Experiments hold the key to urban sustainability of our cities, say researchers in a new book called Urban Living Labs: Experimenting with City Futures. Experimenters are hip, ambitious and often out to have some fun. But what’s also important is that they might just learn how to change the world.
The past decade has been an especially productive period for experimentation. Since 2005 the cause of climate change alone has inspired 627 urban experiments globally. Experiments can also provide an important contribution to the Sustainable Development Goals agenda, which is a topic to be explored at the upcoming Open Living Lab Days 2018 in Geneva, held by the European Network of Living Labs.
Among the most famous experiments is the Low Car Diet, which involved 300 car users who gave up their vehicles for a month. Subsequently the project was replicated by a whole community in South Korea: the trial made cycling and public transport much more popular locally. It also showed that a different social reality is possible when it comes to transportation.
Meanwhile, experiments like the No Impact Project in US and Zero Waste Challenge in France allowed local families to produce less waste and still live well, if not better. Likewise, a recent basic income trial in a number of countries might help deal with rising unemployment. Organizers also hope to better understand how unemployment arises so as to be better able to prevent it in future. Then there is the Happy Street Living Lab from Vancouver, Canada, which explores how nature-based and inventive interventions in urban environments can improve local people’s general wellbeing.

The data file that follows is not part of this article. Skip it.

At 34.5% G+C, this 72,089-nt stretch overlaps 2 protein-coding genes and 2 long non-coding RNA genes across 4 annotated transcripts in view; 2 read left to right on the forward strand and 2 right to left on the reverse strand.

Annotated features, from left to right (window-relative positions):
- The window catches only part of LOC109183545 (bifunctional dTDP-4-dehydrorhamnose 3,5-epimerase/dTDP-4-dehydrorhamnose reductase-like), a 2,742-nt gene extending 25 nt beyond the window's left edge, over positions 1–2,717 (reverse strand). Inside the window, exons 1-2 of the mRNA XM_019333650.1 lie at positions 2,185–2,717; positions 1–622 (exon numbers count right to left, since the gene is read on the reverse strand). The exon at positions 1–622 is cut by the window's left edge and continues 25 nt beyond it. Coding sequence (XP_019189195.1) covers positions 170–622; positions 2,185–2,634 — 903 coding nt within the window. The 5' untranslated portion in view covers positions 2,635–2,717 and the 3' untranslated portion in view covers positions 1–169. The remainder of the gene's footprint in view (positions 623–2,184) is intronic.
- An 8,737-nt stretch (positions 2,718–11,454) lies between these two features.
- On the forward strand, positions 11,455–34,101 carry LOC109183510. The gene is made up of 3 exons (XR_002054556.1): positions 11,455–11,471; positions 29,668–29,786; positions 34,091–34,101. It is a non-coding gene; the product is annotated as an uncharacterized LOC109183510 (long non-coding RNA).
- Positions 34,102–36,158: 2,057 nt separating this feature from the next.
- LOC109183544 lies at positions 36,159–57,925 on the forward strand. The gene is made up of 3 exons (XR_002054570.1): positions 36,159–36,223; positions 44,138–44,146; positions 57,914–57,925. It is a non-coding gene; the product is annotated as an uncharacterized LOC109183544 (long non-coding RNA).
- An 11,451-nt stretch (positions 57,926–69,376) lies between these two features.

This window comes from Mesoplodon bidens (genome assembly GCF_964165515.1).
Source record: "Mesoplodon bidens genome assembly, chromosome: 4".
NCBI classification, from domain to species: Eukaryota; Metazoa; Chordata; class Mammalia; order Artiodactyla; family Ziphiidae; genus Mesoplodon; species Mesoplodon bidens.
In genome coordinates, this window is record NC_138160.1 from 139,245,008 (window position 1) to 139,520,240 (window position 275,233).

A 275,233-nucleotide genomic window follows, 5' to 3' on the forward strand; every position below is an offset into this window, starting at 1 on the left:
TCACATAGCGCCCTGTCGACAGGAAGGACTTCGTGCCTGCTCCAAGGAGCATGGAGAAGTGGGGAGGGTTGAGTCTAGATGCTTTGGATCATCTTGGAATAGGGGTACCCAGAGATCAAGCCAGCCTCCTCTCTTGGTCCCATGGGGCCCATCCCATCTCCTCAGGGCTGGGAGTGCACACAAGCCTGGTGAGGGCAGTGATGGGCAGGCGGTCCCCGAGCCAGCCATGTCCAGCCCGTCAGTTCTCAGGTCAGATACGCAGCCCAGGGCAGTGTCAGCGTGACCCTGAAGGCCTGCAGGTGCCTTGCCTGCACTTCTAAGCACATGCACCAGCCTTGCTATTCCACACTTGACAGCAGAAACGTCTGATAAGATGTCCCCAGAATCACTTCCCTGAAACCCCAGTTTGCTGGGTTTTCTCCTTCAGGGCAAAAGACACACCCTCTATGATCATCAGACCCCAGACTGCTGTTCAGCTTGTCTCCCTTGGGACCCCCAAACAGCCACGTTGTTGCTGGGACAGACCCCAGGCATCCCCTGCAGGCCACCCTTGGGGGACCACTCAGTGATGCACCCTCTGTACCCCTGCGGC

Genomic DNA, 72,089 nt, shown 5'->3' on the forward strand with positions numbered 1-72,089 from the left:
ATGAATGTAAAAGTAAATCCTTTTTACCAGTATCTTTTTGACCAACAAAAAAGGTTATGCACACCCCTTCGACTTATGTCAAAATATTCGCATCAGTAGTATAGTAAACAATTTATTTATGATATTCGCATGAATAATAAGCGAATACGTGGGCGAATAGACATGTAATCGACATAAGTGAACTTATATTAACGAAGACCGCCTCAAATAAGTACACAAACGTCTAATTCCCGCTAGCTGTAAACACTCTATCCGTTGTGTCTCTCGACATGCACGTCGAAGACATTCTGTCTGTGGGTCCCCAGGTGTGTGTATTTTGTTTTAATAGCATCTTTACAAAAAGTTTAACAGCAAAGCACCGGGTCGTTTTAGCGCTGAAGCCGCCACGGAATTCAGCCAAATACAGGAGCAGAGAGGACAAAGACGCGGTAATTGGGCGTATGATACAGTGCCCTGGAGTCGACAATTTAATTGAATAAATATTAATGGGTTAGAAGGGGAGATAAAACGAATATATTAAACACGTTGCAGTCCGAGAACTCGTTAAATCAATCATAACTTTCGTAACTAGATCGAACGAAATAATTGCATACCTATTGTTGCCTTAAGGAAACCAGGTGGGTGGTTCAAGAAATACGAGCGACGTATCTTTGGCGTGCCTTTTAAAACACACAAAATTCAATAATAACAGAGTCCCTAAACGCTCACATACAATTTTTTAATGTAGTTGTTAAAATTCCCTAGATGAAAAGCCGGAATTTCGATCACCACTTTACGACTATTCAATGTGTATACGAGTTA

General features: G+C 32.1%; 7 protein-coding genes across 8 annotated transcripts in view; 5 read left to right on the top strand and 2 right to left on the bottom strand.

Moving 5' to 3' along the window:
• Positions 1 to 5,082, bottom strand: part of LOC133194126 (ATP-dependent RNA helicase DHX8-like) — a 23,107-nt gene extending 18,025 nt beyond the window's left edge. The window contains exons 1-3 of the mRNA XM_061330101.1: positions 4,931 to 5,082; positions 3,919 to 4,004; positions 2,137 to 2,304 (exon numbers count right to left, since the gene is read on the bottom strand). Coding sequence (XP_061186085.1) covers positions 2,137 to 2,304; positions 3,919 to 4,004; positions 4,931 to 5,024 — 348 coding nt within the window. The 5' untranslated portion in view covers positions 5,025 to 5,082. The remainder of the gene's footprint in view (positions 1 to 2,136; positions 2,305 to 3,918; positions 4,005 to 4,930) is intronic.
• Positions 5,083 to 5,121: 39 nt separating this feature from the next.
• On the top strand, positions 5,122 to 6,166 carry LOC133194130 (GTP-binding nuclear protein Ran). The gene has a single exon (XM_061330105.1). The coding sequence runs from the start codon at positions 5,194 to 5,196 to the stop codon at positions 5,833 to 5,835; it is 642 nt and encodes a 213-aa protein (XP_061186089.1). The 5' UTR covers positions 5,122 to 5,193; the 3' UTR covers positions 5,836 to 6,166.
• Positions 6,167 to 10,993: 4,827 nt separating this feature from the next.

Researchers emphasize that all such experiments must allow for exploration and public participation because that way they tend to yield much better results than via strictly top-down interventions. The trick is now to scale up these sustainability experiments and duplicate them elsewhere. And while not all the experiments will lead to lasting social or environmental changes, they can always provide useful insights for future policy initiatives as well as inspiration for a more sustainable world.